2021 spending in hospitality sector down 18.5%

By Amelie Maurice-Jones

- Last updated on GMT

Consumer cuts: 2021 spending down in hospitality sector (Getty/Igor Vershinsky)
Consumer cuts: 2021 spending down in hospitality sector (Getty/Igor Vershinsky)

Related tags Finance Barclaycard coronavirus

Consumer spending the hospitality and leisure sector was down 18.5% in 2021 compared to 2019, data from Barclaycard has revealed.

However, venues showed signs of recovery since restrictions eased in July. Prior to the Omicron Covid variant arrival, consumers made up for lost time in pubs, bars and clubs which recorded positive growth in the second half of the year, including a 43% increase in September.

Overall, consumer spending grew by 5.9% in 2021 compared to 2019, fuelled by demand for online shopping, at-home experiences and outdoor pursuits.

Overcoming challenges

“It is encouraging to see that many categories have enjoyed growth in what has been another turbulent year, said Clare Bailey, independent retail expert and founder of the Retail Champion.

She added: “While the economic impact of Omicron remains to be seen, we can admire the retail, hospitality and leisure sectors for once again adapting to ever-evolving circumstances and overcoming so many challenges this year.”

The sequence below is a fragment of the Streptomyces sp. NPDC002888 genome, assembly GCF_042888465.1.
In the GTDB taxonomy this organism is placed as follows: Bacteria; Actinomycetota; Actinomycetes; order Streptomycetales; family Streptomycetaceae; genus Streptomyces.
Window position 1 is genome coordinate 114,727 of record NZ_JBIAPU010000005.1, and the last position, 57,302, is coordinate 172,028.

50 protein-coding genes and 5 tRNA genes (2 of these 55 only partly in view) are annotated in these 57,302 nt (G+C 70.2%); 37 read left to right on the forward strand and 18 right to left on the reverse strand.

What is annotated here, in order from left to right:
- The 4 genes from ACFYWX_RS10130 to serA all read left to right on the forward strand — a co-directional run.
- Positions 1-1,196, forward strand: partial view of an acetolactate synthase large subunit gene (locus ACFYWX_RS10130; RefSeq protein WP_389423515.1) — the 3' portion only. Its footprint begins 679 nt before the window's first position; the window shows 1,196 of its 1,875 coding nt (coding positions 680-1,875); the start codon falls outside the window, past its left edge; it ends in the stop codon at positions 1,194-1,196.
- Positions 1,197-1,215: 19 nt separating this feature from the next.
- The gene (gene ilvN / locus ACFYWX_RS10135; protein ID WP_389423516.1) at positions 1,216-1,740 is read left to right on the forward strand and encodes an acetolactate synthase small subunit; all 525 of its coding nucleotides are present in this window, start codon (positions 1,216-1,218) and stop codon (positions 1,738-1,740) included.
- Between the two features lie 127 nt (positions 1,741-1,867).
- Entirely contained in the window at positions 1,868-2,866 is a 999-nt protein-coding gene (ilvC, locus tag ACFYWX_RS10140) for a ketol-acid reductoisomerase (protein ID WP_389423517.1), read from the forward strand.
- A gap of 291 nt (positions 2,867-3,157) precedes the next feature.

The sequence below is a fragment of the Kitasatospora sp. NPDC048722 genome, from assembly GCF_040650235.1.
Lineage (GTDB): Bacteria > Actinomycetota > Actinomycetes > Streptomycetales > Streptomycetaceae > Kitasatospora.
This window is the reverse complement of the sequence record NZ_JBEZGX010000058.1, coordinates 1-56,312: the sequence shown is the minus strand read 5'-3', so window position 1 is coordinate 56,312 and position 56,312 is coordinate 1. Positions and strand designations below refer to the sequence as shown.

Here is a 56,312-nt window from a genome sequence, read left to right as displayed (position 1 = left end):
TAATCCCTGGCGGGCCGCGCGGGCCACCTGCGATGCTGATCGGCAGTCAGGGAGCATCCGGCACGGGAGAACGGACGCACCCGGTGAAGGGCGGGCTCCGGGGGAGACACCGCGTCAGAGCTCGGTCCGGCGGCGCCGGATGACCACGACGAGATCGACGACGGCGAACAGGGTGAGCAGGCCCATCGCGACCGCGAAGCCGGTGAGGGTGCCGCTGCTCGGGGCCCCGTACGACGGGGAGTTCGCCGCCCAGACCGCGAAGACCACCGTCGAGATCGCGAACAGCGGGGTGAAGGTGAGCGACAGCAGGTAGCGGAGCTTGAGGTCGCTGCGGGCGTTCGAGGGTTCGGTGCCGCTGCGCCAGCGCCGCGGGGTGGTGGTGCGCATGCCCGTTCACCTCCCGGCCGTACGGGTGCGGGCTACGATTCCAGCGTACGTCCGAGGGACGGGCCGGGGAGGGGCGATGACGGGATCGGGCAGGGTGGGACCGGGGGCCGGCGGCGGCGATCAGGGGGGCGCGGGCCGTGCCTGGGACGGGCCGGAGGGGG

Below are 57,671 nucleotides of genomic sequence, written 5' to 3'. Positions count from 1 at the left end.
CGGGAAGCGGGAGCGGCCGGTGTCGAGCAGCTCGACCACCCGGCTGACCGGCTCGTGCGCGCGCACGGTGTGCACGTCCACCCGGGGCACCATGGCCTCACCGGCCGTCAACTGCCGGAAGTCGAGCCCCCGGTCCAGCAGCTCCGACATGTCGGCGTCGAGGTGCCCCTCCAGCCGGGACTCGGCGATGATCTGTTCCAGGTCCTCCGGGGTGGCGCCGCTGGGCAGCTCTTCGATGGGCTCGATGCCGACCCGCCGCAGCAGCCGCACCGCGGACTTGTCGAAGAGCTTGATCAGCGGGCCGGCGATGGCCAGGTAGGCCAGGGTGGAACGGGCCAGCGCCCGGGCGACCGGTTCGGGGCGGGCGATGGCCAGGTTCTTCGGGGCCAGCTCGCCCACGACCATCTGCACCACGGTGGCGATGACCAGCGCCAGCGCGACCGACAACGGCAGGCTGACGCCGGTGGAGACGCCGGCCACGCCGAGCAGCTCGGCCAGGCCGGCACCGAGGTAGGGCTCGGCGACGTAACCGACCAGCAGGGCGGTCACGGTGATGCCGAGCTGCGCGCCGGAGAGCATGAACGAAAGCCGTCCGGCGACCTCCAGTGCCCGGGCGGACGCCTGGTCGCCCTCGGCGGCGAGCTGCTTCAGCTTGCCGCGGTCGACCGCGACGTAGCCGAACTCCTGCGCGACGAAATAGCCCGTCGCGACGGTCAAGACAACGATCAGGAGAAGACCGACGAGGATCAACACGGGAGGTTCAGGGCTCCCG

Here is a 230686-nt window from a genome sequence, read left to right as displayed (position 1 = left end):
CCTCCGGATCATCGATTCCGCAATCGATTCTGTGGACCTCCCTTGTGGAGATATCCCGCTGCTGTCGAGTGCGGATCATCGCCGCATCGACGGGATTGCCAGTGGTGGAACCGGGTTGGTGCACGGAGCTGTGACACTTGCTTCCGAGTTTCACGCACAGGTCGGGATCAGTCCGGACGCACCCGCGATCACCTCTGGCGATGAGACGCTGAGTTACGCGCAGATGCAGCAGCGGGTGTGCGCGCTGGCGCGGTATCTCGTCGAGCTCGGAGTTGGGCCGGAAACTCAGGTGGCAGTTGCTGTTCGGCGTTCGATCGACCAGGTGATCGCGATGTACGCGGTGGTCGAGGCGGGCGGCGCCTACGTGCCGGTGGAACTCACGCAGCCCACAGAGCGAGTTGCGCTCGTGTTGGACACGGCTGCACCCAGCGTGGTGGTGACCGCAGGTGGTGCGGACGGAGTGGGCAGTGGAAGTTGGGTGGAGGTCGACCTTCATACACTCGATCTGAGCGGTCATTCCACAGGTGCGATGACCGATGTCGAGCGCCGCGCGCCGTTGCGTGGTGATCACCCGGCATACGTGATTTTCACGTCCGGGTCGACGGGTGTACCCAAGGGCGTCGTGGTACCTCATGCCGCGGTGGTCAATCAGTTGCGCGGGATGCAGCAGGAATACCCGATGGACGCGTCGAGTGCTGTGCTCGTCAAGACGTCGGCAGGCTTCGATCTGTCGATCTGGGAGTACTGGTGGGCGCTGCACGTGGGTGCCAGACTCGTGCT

Even as non-essential stores began to reopen, consumers’ spending habits continued to show a demand for speed and ease. Food and drink specialist stores, such as butchers and meal-kit providers, saw particularly strong growth of 74%, with spending perhaps shifting away from dining out to these sectors.

Retail success

The data also revealed a surge in online shopping at the beginning of the year as the hospitality industry remained closed due to Covid restrictions. Online retail increased by 87.7% in March 2021 compared to 2019, accounting for just over half of all retail spend.

Barclaycard head of consumer products Jose Carvalho said: “2021 was another challenging year, as the pandemic continued to hamper the UK economy.

“However, categories such as local food retailers, takeaways and digital entertainment continued to do well, thanks to Brits’ demand for convenient, local, and at-home shopping experiences”.

2022 would bring fresh challenges to consumers and businesses such as rising household bills and inflation, said Carvalho. However, the adaptability of companies and determination of the British public to succeed meant he remained “optimistic” about the new year.

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